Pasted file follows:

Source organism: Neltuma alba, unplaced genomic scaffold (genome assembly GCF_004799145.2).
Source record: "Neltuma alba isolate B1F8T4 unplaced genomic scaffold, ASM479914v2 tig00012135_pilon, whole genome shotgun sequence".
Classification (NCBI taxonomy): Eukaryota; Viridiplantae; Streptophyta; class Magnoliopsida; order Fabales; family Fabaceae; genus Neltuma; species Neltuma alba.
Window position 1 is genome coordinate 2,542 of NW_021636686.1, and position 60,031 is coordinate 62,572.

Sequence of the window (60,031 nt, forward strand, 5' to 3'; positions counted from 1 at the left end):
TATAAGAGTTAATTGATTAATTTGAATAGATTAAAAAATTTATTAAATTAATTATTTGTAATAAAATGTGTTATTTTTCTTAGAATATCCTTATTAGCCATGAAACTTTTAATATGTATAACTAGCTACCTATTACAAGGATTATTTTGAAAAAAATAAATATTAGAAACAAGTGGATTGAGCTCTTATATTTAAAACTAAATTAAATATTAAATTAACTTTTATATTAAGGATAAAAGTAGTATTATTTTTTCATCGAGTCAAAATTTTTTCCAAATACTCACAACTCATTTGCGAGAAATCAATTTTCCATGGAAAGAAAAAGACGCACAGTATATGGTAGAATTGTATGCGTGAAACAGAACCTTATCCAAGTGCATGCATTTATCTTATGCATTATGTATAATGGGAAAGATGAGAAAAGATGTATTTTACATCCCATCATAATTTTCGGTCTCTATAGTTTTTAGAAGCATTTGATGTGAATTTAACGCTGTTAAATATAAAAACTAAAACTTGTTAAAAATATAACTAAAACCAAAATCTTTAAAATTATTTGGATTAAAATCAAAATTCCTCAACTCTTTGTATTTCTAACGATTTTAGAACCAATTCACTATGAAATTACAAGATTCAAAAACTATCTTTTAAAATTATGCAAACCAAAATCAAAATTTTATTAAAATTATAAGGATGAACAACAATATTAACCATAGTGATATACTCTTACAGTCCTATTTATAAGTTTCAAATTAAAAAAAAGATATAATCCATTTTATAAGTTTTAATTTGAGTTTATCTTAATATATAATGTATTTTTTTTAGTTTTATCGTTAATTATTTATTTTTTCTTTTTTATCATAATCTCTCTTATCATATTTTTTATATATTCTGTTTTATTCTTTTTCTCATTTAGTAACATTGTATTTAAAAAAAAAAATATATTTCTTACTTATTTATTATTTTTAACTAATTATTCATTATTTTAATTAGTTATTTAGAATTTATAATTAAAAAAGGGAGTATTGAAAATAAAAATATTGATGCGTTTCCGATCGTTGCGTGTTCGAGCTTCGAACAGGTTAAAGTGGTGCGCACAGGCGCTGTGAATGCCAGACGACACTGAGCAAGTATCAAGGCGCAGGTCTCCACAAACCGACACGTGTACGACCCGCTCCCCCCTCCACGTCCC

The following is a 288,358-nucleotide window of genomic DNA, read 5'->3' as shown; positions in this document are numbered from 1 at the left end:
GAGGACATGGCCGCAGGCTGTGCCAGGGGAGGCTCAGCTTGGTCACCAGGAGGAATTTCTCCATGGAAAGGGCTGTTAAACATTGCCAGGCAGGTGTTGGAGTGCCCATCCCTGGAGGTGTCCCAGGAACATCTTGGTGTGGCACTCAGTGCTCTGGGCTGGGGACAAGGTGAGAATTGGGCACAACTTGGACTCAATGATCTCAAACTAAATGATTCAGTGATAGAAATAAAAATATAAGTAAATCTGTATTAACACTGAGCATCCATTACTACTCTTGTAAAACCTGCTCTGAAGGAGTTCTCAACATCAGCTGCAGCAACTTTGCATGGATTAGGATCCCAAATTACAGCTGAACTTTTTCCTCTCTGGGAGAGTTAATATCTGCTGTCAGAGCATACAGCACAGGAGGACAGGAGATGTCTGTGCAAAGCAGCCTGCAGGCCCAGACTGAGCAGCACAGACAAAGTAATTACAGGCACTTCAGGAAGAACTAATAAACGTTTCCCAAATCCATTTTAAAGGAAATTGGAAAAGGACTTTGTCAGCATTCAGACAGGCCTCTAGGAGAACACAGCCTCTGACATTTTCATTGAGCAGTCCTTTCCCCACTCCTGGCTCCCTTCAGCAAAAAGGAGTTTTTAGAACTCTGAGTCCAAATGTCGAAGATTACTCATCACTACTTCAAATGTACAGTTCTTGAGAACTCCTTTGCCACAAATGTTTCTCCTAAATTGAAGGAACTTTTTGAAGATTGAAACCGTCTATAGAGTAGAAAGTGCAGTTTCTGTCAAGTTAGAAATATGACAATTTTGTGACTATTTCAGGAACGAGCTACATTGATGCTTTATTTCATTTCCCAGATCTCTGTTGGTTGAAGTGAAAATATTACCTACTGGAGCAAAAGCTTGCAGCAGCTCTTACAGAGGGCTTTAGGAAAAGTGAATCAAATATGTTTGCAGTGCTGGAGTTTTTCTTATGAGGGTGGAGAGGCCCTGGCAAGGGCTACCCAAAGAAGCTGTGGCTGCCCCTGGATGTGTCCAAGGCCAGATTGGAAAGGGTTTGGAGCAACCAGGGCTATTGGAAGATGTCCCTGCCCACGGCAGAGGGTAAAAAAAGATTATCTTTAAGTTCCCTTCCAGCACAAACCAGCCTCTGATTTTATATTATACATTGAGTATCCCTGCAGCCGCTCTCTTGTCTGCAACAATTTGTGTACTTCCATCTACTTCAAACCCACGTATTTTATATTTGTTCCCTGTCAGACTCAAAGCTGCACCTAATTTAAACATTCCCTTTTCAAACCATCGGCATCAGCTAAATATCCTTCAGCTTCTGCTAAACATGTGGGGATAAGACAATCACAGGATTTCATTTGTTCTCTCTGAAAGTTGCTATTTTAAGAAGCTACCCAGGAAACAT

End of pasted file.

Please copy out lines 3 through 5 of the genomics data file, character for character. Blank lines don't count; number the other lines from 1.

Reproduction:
Classification (NCBI taxonomy): Eukaryota; Viridiplantae; Streptophyta; class Magnoliopsida; order Fabales; family Fabaceae; genus Neltuma; species Neltuma alba.
Window position 1 is genome coordinate 2,542 of NW_021636686.1, and position 60,031 is coordinate 62,572.

Sequence of the window (60,031 nt, forward strand, 5' to 3'; positions counted from 1 at the left end):